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Thalia Book Club Camp offers up-close interaction with renowned children's book authors and illustrators, book discussions, and book-related field trips around the city. This blog follows the camp's activities.

An Introduction from Michi

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Published on January 13, 2009

Michi Wiancko submitted this blog in conjunction with her participation in the event Violinist Michi Wiancko & Electric Violist Martha Mooke.

Being asked to write a blog for my upcoming concert has given me a rare opportunity to sit still and reflect. To begin, I’ve decided to write about a question that was posed to me: “How do you balance the different demands of classical repertoire and new work?” This happens to be a question that scrolls through my mind on a daily basis.

I am fortunate enough to make my living performing as a classical violinist. I’ve experienced a broad range of this world – everything from recording on a soundtrack in Hollywood to making my recital debut in Weill Hall to touring with a quartet to appearing as a soloist with the Los Angeles and New York Philharmonics. I’m currently involved in a few different ensembles, give recitals here and in Japan, as well as concerto performances with orchestras throughout the country.

I’ve also started enjoying a whole different type of creativity – writing non-classical music and singing. I call the project Kono Michi (which means “This Path” in Japanese) and when I do it live it takes the form of vocals, a string quartet, bass and percussion. I discovered this passion home alone recording and improvising into the wee hours of the evening, rather secretively at first.

Now, I’m signed to an Indie label in the UK, have yearly sprinklings of shows here in New York (and once at World Café Live in Philadelphia), have released two E.P.’s with one full-length album on it’s way, and recently returned from a UK tour.

It’s been a type of joyful struggle trying to reconcile these two parts of my life. (I say “two” but really it’s more like “fifteen”!) I am determined to give Kono Michi some breathing room and a healthy diet so she grows up to be the best she can be. Plus, recording in my home studio and writing songs has become one of the greatest passions of my life. Some days I feel more of the joy, other days feel like all-struggle, but I never ever lose sight of the fact that I am so fortunate to be doing what I do, to be wrapped up in music all the time, and to make a living doing something that I recently realized I was meant to do: search.

To get back to the original question of “How do I balance the different aspects of my life?” would be that, like all balancing acts, it’s an ongoing process of give and take. I am very organized, and in the busy season I make all kinds of lists and charts. I no longer have the time to take every concert and opportunity that comes my way, so I am very careful that what I involve myself in are projects that I can be passionate about, because that passion is what saves me on days when I’m a bit overwhelmed by what seems like millions of deadlines and demands. Right now I am working approximately 15 hours a day. I practice, I write music, I edit, I record, I return emails and do all the tasks that come with being a freelance performer. But it’s all a labor of love so the busy-ness feels good.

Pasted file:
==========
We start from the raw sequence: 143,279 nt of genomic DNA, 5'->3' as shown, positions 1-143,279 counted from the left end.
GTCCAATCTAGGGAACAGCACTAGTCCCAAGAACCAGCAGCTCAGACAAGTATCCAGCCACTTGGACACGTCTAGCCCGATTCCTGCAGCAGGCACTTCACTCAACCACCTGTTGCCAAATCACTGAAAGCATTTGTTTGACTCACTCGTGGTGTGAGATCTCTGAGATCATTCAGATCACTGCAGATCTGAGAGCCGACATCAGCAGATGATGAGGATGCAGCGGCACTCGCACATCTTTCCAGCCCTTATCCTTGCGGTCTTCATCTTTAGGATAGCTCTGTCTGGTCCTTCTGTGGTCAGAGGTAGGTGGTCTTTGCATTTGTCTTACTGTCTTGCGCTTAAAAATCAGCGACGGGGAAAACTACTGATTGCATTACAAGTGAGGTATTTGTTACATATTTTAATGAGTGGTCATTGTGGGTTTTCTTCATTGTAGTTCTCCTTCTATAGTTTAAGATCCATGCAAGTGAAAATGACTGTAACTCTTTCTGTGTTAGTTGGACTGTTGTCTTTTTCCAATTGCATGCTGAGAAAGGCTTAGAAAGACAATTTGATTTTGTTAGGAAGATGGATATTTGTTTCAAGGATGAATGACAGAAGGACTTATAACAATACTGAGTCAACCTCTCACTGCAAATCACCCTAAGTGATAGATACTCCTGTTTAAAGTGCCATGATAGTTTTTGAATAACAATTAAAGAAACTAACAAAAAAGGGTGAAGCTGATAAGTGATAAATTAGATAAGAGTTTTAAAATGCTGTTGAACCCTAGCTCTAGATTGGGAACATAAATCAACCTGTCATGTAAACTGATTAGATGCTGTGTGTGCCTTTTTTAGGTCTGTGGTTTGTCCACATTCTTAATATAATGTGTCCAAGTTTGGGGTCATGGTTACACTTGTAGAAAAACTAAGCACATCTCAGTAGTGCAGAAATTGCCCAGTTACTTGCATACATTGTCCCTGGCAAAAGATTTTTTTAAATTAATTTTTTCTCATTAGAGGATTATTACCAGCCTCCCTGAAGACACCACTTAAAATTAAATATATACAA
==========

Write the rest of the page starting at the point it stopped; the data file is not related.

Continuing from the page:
This particular concert with Martha Mooke coming up next month in Symphony Space, is an entirely new project for me. I will be appearing as Michi Wiancko, the classical violinist, followed by a bit of genre bending and exploration. The focus is on unaccompanied instruments, so I will get up there first and present some of my favorite works for solo violin. Then Martha will do a set of her own work, which will no doubt exist on a totally different wavelength. I think the diversity of it all will be really fascinating and fun! But somewhere in between there will be a collaboration, some kind of link crossing over our two sections of the program.

I am about to meet Martha for the first time, and I think once we are in the same room at the same time (and surrounded by all her instruments and pedals!) then we’ll start narrowing in on how and what we’ll compose for each other (which was our original plan). I’m very excited because I know Martha is a sound and electric-instrument innovator, and I’ve always been fascinated with electric instruments but haven’t taken the time to explore them.  What we have in common is that we’ve both created our own worlds that we live in… forged our own career paths. I look forward to our musical collaboration because it’s always fascinating to discover and explore somebody else’s relationship to music and to sound worlds. After all, music is a form of expression, and with each musician that expression can take on innumerable shapes and colors and sizes.

Plus, if there’s time, I may ask Martha how she balances everything she does – always an interesting question for those of us who don’t have a 9-5 schedule and must carve out our hours from scratch.

For today, I get back to practicing the solo music for my half of our program, working on my album, preparing for two recitals in Japan, and re-memorizing the insanely gorgeous Bruch Violin Concerto, which I’ll also be playing in Symphony Space next month with Matthew Oberstein and the New Amsterdam Symphony. I’m very excited about that as well – The Bruch is one of those pieces that is full of what I call “This Is Why I Do This” moments. It is a truly heartfelt and moving piece, while remaining virtuosic and exciting at the same time.

I’ll write again soon with an update and I suspect that next time I do I’ll hone in more on the life of my collaboration with Martha. ‘Til next time!


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